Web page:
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GTA’s Qquaponics Class

July 12, 2012

Grand Traverse Academy’s Aquaponics Class engineered their own symbiotic growing systems. Super cool! Check out the article below (published in Families First Monthly in 2010) to learn more fascinating facts!



As a fresh, favorable outlook on local food sprouts again in the American culture, many school systems around the state are embracing the importance of agriculture and incorporating it into their curriculum.  From chefs in the cafeteria-kitchens to grants supporting sustainability, there is a groundbreaking food-movement taking root in education.

An active advocate behind this crusade is Cedar Sol Hydro Farm, a local business run by Michael and Nichole McHugh. The couple own and operate an outdoor, vertical-hydroponic farm in Cedar, Michigan. Aside from supplying their community with healthy fruits and vegetables, Cedar Sol aims to broadcast the benefits of hydroponics.

“There are numerous advantages to growing hydroponically. It is a common misconception that hydroponics is used only for growing micro greens or tomatoes in ‘hot houses,’” Michael explains.  “Hydroponic farming allows people without land to grow high-quality produce. It also allows us to get out of the confines that have lead to pesticide misuse and the severe overdraw of freshwater reservoirs.”

Both former teachers, Nichole and Michael recognize schools as an ideal facility to educate people on sustainable ways of producing food year-round.  Cedar Sol has traveled the state not only to install Hydro-Stacker growing systems in classrooms and school gardens, but also to consult with students and staff on the fundamentals of hydroponics.

“Incorporating agriculture into school’s curriculums allows for a myriad of learning opportunities,” Nichole notes. “Students appreciate first-hand the responsibilities, the rewards and the calamities of raising food. They also have the opportunity to create, construct, calculate, document, debate, and analyze.”

“Growing hydroponically gives students the feeling of having control,” Michael adds. Anyone who wants to have a garden can have a garden. All you really need to get started is a community school that supports agriculture and perhaps a science teacher who is daring enough to build a greenhouse and away you go.”

One teacher who has done just that is Grand Traverse Academy’s (GTA) high school science teacher, Matt Drost.  Inspired by the Grand Traverse Stewardship Organization (a local program that funds projects for water and watersheds) and with GTA’s support, Drost designed an integrative agriculture elective course.  During the six-week course Drost and his students had built a greenhouse as well as constructed a working aquaponic system.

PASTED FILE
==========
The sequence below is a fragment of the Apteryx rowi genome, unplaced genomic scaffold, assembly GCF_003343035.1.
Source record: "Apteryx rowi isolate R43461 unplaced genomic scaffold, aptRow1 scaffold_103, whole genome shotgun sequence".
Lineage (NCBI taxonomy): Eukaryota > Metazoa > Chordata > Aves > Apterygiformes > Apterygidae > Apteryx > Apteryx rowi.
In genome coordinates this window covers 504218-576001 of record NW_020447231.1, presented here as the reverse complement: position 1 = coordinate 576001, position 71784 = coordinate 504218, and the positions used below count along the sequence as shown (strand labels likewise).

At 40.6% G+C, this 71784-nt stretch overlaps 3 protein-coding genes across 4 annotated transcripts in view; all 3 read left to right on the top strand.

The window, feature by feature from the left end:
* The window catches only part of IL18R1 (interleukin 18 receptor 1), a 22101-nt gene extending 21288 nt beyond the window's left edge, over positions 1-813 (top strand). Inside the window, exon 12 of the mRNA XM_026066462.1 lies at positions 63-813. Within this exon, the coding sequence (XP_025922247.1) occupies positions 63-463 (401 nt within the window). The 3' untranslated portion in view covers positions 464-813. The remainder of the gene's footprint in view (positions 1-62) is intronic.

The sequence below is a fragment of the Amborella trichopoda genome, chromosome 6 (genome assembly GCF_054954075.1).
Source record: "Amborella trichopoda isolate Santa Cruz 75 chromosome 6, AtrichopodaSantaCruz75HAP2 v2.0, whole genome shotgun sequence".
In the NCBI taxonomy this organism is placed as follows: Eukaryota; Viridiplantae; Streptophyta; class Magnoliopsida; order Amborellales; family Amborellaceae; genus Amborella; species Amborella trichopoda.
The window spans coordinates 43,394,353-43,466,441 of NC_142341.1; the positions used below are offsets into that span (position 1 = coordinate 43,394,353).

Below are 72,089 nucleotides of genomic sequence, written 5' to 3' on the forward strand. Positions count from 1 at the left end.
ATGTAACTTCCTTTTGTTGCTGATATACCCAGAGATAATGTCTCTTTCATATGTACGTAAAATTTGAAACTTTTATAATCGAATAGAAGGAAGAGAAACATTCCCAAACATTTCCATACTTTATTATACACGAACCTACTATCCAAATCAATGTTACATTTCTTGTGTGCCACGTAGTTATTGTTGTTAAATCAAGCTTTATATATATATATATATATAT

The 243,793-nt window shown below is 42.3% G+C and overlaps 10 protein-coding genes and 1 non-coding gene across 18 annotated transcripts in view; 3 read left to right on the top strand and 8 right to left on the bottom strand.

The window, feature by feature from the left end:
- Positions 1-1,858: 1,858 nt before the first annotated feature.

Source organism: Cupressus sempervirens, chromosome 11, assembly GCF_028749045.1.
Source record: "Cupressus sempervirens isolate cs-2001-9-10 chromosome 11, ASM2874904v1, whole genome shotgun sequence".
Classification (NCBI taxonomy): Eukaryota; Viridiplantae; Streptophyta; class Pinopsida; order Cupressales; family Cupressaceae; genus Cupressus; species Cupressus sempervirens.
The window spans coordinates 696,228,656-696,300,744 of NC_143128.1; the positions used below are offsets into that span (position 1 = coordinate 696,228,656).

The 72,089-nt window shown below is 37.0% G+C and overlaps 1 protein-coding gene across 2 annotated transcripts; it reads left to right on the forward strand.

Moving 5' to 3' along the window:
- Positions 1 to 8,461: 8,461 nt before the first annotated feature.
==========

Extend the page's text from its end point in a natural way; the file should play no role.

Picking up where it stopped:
“The students were so engaged I even received enthusiastic letters from parents,” Drost disclosed. “The kids especially enjoyed designing the aquaponic system, which is the symbiotic cultivation of plants and aquatic animals. We used a 30-gallon aquarium tank for the fish and Cedar Sol’s Hydro-Stacker growing system for the plants. The students engineered the system so that the water cycled through the plants and back into the tank.”

After receiving permission from the DNR, Drost took his class on a field trip to a neighboring pond to catch bluegills and sunfish for the tank. “It was awesome to see these high school kids, some who had never caught a fish before, fishing for bluegills for their school’s small-scale, self-sustaingin eco-system,” continues Drost. “In the future we hope to raise the fish for stocking or consumption and the plants for donation or the Farm to School program.”

Aside from raising food and awareness, agriculture in schools can also raise money, according to Cedar Sol. The Edison Environmental Science Academy in Kalamazoo, Michigan added one of Cedar Sol’s four-stacker growing systems to their functioning greenhouse.  “The students at Edison Academy sell the produce they grow to a local restaurant.  Not only are the students directly involved with gardening, but they are also learning business and time management skills,” Michael explains.

Woodward School for Technology and Research, also in Kalamazoo, invited Cedar Sol to deliver a four-Stacker system to their school as well as teach the third grade classes the process of growing hydroponically. “The children were fascinated with the demonstration. We measured out how much land space would be needed for the 80 plants that could be grown in their system.  We assembled a single stacker. We mixed nutrient. We installed a pump.  We even calculated how much water the plants are given a day.”

One Hydro-Stacker, which holds 20 plants in a 1×1 square foot area, is fed approximately one quart of water, three times a day.  “Hydroponics takes the agricultural revolution to the next step. It is practical, controlled and efficient,” Michael summarizes.

“It’s time to start diversifying the way we raise food. We need to conserve our resources and demand healthy, nutritious fare,” Nichole comments.  “Why not start in the schools?

If you mix the ingenuity and determination of the youth with agriculture-design, it just might shake things up a bit.”

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